Red Valley, Ariz. • A more than 100-mile walk along a Navajo Nation highway that sought to raise awareness of domestic violence and cases of missing and murdered women and girls has left organizers hoping the trek spurs more discussion.
The annual walk from Window Rock, Arizona, to Shiprock, New Mexico, this month was the ninth organized by a local father and son who aim to bring attention to social issues on the Navajo Nation through the event.
"We want the issue at the forefront," said John Tsosie, a co-founder with his father of Walking the Healing Path Inc., a 15-year-old organization founded to boost education within tribal communities about domestic violence. "The problem is growing with human trafficking and sex trafficking. It is here on the Navajo Nation, and no one is really talking about it."
He carried a sign during the walk with the message: "Remembering those that are missing."
The Farmington Daily Times reports that the walk began Oct. 13 at Veterans Memorial Park in Window Rock and ended Oct. 20 in Shiprock. And while the journey’s focus centered on the high volume of cases in Indian Country overall, it was specifically dedicated to the memory of 11-year-old Ashlynne Mike, who was kidnapped and killed on the Navajo Nation in May 2016.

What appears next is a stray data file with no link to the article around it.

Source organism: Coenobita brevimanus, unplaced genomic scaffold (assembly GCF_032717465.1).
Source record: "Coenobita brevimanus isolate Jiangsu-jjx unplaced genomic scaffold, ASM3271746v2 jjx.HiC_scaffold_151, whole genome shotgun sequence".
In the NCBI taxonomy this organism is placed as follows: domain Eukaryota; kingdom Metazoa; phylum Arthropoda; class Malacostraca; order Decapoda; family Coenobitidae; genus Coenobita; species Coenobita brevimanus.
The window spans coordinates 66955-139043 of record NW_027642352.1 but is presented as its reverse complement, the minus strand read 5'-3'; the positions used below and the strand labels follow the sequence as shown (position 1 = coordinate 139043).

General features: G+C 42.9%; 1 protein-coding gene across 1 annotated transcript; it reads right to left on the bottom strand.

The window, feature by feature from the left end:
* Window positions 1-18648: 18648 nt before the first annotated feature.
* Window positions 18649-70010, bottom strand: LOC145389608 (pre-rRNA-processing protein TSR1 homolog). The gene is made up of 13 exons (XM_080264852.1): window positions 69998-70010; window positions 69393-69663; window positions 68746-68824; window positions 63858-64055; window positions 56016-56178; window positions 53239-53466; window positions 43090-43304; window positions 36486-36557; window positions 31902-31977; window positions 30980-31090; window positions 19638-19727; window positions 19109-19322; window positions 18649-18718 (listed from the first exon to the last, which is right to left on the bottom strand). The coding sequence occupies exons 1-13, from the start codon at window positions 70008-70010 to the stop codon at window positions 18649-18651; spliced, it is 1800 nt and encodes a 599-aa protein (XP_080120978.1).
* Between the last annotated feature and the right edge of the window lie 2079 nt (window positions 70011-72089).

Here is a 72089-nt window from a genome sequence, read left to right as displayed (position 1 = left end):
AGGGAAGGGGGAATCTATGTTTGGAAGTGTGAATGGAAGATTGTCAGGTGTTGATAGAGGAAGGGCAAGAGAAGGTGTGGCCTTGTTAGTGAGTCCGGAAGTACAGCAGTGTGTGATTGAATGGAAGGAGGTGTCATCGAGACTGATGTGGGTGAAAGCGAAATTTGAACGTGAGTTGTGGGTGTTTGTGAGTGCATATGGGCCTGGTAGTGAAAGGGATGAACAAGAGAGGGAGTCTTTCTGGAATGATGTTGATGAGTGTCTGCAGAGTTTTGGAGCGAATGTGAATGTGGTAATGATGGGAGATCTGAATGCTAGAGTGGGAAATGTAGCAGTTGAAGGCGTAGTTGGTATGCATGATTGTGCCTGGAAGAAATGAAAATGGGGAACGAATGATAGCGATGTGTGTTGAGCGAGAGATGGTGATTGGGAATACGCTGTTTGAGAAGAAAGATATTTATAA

A day after she was taken from a road near her family's home in a small New Mexico community between Farmington and Shiprock, she was found dead south of the pinnacle for which the reservation town is named. Tom Begaye, a man from a nearby town, was sentenced last year to life in prison after pleading guilty to murder and aggravated sexual abuse in Ashlynne's death.
John Tsosie, one of the organizers of the walk along Navajo Route 13, said Gary Mike, Ashlynne's father, walked the entire route.
The girl's mother, Pamela Foster, was among the presenters who spoke at different events along the way.
Presenters in different communities on the route spoke about domestic violence, bullying, child safety and suicide prevention.